I wandered amongst the thinning crowd, feeling ever so slightly at a loss, confused and dazed, but not quite willing to take in my situation just yet; I decided to instead resume my search for a decent place to have a cigarette; then noticed that half the men in the airport were indeed smoking exactly where they stood. In fact, there was so much smoke in the air that I could hardly believe I hadn’t noticed this before.

It was a short time later that Anna and who I assumed to be her family came into view, marching together in a bustle of delighted exhilaration. Grandparents, parents and a couple of sisters I imagined, babbling away in enthusiastic tones. I drew on what must have been my third cigarette, watching them, wondering if I could, if I should break up the happy reunion to ask for help – and yes, this is exactly what I should have done, but instead, as I caught her eye I simply waved, and she waved too, and that was it.

This was, however, the moment when I threw my cigarette down and decided that enough was enough and something had to be done. Searching through my rucksack I found the name and address of my school written in Chinese. How hard could it be to get there? All I needed was a taxi.

And that’s exactly what happened. Walking towards the exit, I was all at once being hassled by a number of “drivers.” I use inverted commas here because rather than a taxi, the car I ended up in was a black unmarked car. But I got a good price I reckon. He had pulled out a little cardboard sign with prices on and insisted that 800 yuan was the cheapest he’d go, but I knocked him down to 300, which I was quite proud of.

The drive there was fairly non-eventful. No paddy fields or rice farmers outside because we were after all in the heart of the city. He offered me a cigarette, asked me where I was from:

“English teacher!” he shouted. “Very good!”

Then he went into Chinese and the rest of our conversation became guess work, with me nodding my head and saying, “Hao,” at what I hoped were the appropriate moments.


This day comes in two parts. The first, which you’ve just read, was written outside the building of what should have been my school. Rather than going in straight away I sat on a bench by some rock gardens to gather myself together and write about the little disaster that I’d so cleverly overcome. I thought that was it; that I was home and dry; about to meet new friends and colleagues, start my new life and that pretty soon I’d be going out to dinner, few beers, telling the story of how briefly I’d been stuck in Beijing, a stranger in a huge city, not knowing anyone, unable to speak the language, and with very little survival experience.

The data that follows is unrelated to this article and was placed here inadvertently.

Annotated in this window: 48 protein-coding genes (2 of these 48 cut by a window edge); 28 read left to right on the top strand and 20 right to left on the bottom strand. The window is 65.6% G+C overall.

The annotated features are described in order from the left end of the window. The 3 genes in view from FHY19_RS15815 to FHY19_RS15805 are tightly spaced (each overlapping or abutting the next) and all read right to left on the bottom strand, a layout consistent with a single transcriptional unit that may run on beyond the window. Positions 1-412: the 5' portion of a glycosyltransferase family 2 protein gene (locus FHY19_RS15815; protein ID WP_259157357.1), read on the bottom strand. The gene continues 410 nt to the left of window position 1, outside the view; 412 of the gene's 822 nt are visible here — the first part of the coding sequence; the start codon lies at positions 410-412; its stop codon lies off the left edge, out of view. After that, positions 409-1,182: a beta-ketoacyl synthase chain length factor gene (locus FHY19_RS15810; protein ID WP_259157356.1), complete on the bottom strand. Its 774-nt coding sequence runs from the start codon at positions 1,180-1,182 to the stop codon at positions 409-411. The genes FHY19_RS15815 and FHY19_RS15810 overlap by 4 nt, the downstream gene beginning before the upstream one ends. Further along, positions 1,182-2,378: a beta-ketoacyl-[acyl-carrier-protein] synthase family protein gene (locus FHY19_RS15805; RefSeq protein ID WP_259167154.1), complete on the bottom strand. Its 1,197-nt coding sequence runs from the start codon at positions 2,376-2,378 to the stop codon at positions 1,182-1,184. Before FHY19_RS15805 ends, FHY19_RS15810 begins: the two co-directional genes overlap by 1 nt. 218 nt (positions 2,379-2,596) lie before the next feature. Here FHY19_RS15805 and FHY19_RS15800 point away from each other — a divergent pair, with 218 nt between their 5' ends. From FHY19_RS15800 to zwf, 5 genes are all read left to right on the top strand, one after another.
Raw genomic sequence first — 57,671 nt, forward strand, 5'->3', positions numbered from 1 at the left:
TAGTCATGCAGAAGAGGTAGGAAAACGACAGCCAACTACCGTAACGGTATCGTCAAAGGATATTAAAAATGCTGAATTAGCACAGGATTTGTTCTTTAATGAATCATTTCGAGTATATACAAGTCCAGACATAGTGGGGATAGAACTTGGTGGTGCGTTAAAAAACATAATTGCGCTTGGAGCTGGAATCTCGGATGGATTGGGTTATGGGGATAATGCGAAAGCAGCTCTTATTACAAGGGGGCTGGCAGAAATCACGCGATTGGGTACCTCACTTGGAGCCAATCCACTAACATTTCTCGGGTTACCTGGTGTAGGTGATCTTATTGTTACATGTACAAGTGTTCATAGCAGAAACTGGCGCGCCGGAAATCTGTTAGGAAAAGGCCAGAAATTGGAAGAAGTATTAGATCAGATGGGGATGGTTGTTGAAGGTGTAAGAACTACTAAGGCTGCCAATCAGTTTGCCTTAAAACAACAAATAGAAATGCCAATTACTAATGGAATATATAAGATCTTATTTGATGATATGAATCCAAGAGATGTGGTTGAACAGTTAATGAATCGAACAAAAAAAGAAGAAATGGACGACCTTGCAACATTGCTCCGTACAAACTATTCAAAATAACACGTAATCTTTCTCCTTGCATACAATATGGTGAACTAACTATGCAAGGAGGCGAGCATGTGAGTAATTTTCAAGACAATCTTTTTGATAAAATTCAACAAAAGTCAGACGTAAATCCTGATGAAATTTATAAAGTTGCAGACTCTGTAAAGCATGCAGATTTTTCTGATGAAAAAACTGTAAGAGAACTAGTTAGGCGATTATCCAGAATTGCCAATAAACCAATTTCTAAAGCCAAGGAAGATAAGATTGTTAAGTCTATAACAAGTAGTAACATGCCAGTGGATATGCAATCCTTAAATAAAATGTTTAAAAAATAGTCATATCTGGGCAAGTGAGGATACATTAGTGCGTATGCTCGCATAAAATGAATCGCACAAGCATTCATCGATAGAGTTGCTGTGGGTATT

Ahhh, shit! You’ve guessed it. That’s exactly where I’m at now.

Must have gone in every room of the building. The odd looking foreigner with his piece of paper and broken Chinese:

“Where the hell is this school? Face to Face English. School. Xiue Xiao. English school. Face to Face. Wo shi yinguo laoshi. I’m an English teacher. Face to Face. School. Help.”

Gave up finally because what else could I do? Need to find a hostel, find someone who speaks English. Some other foreigners like myself. That’s my job for tomorrow.

As for now I’m sat in the most amazing hotel room you could imagine. View from the double windows is like some sort of sci-fi movie. Had McDonalds for dinner, which I took up here and ate on the balcony. Then watched a Chinese dating show on telly, had a bath, and have been drinking green tea and reading my book, feeling like a king on this huge double bed.

So I guess it’s not all bad. Just a little scary.


Okay, one more entry for today. The most beautiful, and let’s face it, the sexiest girl I’ve ever been within spitting distance of has just knocked on my door. When I opened up and saw her I just sort of stood there gawking, and probably dribbling at the mouth; but then reminding myself that she was in fact a real person and had probably got the wrong room, I politely told her as much. Didn’t speak Chinese, just said, “No,” and, “Sorry,” and pointed to my room number, gesturing with my arms that it wasn’t this number that she wanted.

Anyway, thought I’d write this down. Having trouble sleeping to be honest.

Also, the thought has hit me that possibly she did have the correct room after all and I just turned away the girl of my dreams.

Monday, 14 November 2016

Unfinished Story #3 part 3


Went to find my school again today, but still no luck.

Okay, let’s start at the beginning. I woke up with the intention of finding a hostel so I could use the internet there, meet some other foreigners, etc. Then I realised that I needed internet to find a hostel. I haven’t got any lonely planet book or anything like that – definitely should have come more prepared.